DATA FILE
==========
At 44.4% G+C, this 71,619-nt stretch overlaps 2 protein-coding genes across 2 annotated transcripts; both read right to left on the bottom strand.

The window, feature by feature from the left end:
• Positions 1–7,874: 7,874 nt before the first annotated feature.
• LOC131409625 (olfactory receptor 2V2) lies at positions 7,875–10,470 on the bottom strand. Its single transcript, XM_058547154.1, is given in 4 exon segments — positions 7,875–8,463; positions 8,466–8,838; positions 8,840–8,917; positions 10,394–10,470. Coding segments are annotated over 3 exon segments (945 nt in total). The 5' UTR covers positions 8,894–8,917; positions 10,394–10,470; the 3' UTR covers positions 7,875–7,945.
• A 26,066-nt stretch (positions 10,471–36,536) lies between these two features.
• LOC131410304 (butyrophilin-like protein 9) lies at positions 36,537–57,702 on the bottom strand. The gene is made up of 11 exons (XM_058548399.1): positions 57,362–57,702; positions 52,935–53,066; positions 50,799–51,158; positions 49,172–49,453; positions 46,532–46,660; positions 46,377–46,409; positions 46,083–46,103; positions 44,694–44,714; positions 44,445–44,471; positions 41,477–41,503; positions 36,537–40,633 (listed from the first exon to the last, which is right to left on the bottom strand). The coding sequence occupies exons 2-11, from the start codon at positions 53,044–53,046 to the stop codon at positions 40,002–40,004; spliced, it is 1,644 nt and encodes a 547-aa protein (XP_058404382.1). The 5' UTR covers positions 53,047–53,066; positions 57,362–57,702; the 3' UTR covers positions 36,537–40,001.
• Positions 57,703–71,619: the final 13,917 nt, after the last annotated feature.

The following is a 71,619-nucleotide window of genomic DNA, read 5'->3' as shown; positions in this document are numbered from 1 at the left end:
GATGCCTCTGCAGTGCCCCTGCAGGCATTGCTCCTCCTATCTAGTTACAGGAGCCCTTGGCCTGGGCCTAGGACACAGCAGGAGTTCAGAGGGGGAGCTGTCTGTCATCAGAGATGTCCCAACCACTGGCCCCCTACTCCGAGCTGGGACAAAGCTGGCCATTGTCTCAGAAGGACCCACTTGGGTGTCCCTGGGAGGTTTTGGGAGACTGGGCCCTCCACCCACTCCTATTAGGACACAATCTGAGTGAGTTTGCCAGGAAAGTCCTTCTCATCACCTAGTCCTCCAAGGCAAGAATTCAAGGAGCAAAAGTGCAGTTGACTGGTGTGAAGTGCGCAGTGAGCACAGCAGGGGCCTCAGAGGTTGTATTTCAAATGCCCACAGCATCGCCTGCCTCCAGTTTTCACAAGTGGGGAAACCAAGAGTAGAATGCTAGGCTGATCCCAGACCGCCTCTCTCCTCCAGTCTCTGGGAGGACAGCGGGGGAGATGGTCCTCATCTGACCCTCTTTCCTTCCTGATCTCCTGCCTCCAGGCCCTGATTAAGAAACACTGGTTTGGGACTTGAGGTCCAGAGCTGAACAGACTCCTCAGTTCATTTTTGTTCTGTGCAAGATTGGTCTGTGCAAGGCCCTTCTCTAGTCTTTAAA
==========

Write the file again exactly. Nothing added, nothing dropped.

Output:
At 44.4% G+C, this 71,619-nt stretch overlaps 2 protein-coding genes across 2 annotated transcripts; both read right to left on the bottom strand.

The window, feature by feature from the left end:
• Positions 1–7,874: 7,874 nt before the first annotated feature.
• LOC131409625 (olfactory receptor 2V2) lies at positions 7,875–10,470 on the bottom strand. Its single transcript, XM_058547154.1, is given in 4 exon segments — positions 7,875–8,463; positions 8,466–8,838; positions 8,840–8,917; positions 10,394–10,470. Coding segments are annotated over 3 exon segments (945 nt in total). The 5' UTR covers positions 8,894–8,917; positions 10,394–10,470; the 3' UTR covers positions 7,875–7,945.
• A 26,066-nt stretch (positions 10,471–36,536) lies between these two features.
• LOC131410304 (butyrophilin-like protein 9) lies at positions 36,537–57,702 on the bottom strand. The gene is made up of 11 exons (XM_058548399.1): positions 57,362–57,702; positions 52,935–53,066; positions 50,799–51,158; positions 49,172–49,453; positions 46,532–46,660; positions 46,377–46,409; positions 46,083–46,103; positions 44,694–44,714; positions 44,445–44,471; positions 41,477–41,503; positions 36,537–40,633 (listed from the first exon to the last, which is right to left on the bottom strand). The coding sequence occupies exons 2-11, from the start codon at positions 53,044–53,046 to the stop codon at positions 40,002–40,004; spliced, it is 1,644 nt and encodes a 547-aa protein (XP_058404382.1). The 5' UTR covers positions 53,047–53,066; positions 57,362–57,702; the 3' UTR covers positions 36,537–40,001.
• Positions 57,703–71,619: the final 13,917 nt, after the last annotated feature.

The following is a 71,619-nucleotide window of genomic DNA, read 5'->3' as shown; positions in this document are numbered from 1 at the left end:
GATGCCTCTGCAGTGCCCCTGCAGGCATTGCTCCTCCTATCTAGTTACAGGAGCCCTTGGCCTGGGCCTAGGACACAGCAGGAGTTCAGAGGGGGAGCTGTCTGTCATCAGAGATGTCCCAACCACTGGCCCCCTACTCCGAGCTGGGACAAAGCTGGCCATTGTCTCAGAAGGACCCACTTGGGTGTCCCTGGGAGGTTTTGGGAGACTGGGCCCTCCACCCACTCCTATTAGGACACAATCTGAGTGAGTTTGCCAGGAAAGTCCTTCTCATCACCTAGTCCTCCAAGGCAAGAATTCAAGGAGCAAAAGTGCAGTTGACTGGTGTGAAGTGCGCAGTGAGCACAGCAGGGGCCTCAGAGGTTGTATTTCAAATGCCCACAGCATCGCCTGCCTCCAGTTTTCACAAGTGGGGAAACCAAGAGTAGAATGCTAGGCTGATCCCAGACCGCCTCTCTCCTCCAGTCTCTGGGAGGACAGCGGGGGAGATGGTCCTCATCTGACCCTCTTTCCTTCCTGATCTCCTGCCTCCAGGCCCTGATTAAGAAACACTGGTTTGGGACTTGAGGTCCAGAGCTGAACAGACTCCTCAGTTCATTTTTGTTCTGTGCAAGATTGGTCTGTGCAAGGCCCTTCTCTAGTCTTTAAA